Clarence Page: Give Obamacare a chance

Repeal ObamaCare: It’s Now or Never

I doubt that Republican lawmakers will be all that eager to take away coverage from millions of people who are getting help with cancers, heart conditions and other life-threatening ailments that they previously could not afford. More likely, Republicans will come back as they already do, with stories of the ACAs failures. Problems are bound to appear in a program this huge, just as problems plagued the early days of Medicare, which is now one of the governments most popular programs. We already have seen the Obama administration announce a one-year delay in fines for medium and large companies that fail to provide health coverage to workers. And an important debate already is heating up over how well the state-run insurance marketplaces work. Yet a close examination of the 12 states that have proposed or approved insurance rates for comparison reveals a promising pattern.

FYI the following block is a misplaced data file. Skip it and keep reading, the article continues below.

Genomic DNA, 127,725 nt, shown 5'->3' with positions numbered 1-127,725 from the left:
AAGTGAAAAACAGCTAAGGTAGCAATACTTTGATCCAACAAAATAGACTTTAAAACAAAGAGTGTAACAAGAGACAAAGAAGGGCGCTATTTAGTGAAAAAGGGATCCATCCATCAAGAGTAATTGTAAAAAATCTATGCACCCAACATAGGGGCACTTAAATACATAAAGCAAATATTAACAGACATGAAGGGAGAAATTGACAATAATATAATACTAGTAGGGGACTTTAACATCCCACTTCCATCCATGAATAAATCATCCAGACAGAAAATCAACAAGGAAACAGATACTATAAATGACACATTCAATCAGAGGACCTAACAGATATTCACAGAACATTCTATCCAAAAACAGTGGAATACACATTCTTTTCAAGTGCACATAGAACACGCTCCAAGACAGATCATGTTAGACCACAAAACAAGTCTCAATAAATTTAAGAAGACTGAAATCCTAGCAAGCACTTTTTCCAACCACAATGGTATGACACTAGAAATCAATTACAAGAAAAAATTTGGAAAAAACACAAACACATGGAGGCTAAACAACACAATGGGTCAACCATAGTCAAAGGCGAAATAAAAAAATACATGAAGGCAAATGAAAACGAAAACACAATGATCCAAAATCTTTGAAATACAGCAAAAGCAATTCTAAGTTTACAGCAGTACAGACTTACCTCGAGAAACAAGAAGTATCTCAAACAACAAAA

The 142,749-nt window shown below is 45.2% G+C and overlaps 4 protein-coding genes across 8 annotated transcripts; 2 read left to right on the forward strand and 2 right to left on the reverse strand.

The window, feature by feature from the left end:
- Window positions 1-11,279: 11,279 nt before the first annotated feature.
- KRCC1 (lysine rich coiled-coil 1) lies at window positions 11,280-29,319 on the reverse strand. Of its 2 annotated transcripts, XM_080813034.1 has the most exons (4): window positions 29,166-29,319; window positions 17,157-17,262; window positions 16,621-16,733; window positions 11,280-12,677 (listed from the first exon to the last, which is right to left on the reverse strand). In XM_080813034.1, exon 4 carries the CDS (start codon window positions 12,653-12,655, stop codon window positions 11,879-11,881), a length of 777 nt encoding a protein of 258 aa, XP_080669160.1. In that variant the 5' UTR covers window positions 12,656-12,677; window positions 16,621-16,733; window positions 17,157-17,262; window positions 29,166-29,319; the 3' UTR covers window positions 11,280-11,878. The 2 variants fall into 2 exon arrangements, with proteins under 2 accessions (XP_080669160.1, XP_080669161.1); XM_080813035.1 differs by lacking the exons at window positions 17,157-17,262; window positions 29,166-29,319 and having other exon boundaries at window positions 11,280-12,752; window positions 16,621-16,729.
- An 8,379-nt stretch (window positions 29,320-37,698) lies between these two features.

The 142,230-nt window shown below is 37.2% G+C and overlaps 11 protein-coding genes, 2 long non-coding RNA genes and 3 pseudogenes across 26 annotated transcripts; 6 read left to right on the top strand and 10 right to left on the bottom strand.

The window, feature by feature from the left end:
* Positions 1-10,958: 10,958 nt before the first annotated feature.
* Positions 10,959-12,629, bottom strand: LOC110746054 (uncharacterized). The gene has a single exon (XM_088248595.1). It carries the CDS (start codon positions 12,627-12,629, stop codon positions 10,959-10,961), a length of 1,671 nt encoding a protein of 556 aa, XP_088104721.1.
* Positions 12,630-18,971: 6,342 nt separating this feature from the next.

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Most Americans are skeptical about this massive overhaul of the nation’s health care system, pushed through on a partisan basis in the dead of night and then only through false statements, broken promises , back-stabbing (remember the deal with Bart Stupak to uphold the Hyde Amendment and not fund abortions), and outright buying of votes, (e.g., just Google Sen. Ben Nelson’s “Cornhusker Kickback” or Sen. Mary Landrieu’s “Louisiana Purchase”). Also, consider some of these news items from the past year: The Pre-existing Conditions Insurance Plan (PCIP), put into place to cover “new high-risk insurance pools” in the states, received $5 billion to cover these patients from 2010-2014. In 2013, the PCIP was running out of money, even though the number of people Health and Human Services (HHS) thought would sign up was well below the projection. Only about a third of the expected number enrolled, but claims have exceeded expectations. Investor’s Business Daily further noted, “In a 2012 report, HHS conceded that it had miscalculated (though not until page 11 of its 15-page report): ‘On average, the PCIP program has experienced claims costs 2.5 times higher than anticipated.'” So in 2013, HHS cut off coverage. For the uninitiated, that means ObamaCare is denying coverage to people with pre-existing conditions. But, when President Obama was selling his plan in 2009, he was emphatic : So let me begin by saying this: I know that there are millions of Americans who are content with their health care coverage — they like their plan and they value their relationship with their doctor. And that means that no matter how we reform health care, we will keep this promise: If you like your doctor, you will be able to keep your doctor.
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